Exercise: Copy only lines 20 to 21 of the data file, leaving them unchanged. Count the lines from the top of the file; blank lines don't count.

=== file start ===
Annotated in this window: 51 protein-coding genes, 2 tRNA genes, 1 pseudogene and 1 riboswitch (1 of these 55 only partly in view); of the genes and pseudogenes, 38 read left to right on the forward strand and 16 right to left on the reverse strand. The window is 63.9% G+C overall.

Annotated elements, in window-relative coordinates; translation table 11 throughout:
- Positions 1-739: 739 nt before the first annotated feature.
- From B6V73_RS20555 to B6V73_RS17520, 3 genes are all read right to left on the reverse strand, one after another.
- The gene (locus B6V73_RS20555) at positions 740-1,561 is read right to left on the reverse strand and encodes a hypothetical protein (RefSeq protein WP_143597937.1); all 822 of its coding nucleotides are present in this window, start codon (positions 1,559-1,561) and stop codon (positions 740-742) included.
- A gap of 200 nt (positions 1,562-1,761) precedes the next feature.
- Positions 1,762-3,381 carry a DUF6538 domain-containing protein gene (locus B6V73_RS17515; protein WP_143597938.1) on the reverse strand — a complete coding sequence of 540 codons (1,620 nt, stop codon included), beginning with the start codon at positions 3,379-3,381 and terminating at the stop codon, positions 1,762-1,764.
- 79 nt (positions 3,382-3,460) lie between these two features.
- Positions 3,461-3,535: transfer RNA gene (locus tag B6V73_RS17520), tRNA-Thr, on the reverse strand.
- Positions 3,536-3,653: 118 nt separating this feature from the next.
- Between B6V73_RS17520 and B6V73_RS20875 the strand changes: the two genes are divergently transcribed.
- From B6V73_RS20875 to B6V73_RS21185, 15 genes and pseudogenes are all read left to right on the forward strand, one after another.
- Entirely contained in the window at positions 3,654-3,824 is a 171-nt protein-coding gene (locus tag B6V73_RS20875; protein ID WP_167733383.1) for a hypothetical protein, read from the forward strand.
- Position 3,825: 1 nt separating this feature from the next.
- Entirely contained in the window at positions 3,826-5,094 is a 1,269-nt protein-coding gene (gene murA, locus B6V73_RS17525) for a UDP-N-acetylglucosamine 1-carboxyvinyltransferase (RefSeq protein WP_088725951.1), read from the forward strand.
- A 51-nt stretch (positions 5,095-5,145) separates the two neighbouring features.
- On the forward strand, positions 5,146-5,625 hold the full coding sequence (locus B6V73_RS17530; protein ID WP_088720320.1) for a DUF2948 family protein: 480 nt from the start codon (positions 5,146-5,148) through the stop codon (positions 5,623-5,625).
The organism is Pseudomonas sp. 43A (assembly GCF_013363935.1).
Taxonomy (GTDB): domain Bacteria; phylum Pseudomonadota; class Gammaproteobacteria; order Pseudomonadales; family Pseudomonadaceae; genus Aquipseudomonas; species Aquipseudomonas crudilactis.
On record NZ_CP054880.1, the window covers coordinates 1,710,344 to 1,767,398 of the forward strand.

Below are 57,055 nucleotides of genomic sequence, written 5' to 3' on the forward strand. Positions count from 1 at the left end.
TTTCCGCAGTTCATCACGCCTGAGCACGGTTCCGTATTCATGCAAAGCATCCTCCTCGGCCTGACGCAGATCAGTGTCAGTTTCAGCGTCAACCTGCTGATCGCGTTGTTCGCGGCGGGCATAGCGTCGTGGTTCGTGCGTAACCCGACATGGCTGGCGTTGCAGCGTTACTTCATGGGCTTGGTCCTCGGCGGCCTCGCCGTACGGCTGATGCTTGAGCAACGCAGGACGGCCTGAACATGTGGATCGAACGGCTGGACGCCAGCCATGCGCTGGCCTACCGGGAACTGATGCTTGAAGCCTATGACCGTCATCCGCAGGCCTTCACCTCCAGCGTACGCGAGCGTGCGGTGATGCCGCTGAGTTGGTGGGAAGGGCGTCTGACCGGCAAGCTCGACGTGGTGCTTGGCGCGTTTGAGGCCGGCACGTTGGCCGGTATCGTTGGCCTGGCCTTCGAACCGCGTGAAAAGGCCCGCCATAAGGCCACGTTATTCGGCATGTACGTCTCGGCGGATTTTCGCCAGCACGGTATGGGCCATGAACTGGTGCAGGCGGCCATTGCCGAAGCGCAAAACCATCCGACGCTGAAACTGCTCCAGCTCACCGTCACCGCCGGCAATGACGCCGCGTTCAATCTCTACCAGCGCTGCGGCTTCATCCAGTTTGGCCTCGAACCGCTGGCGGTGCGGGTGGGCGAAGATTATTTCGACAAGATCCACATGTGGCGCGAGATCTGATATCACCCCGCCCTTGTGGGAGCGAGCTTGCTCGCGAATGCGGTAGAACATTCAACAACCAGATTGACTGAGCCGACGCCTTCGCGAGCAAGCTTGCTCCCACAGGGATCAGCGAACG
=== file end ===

On record NZ_CP054880.1, the window covers coordinates 1,710,344 to 1,767,398 of the forward strand.

Below are 57,055 nucleotides of genomic sequence, written 5' to 3' on the forward strand. Positions count from 1 at the left end.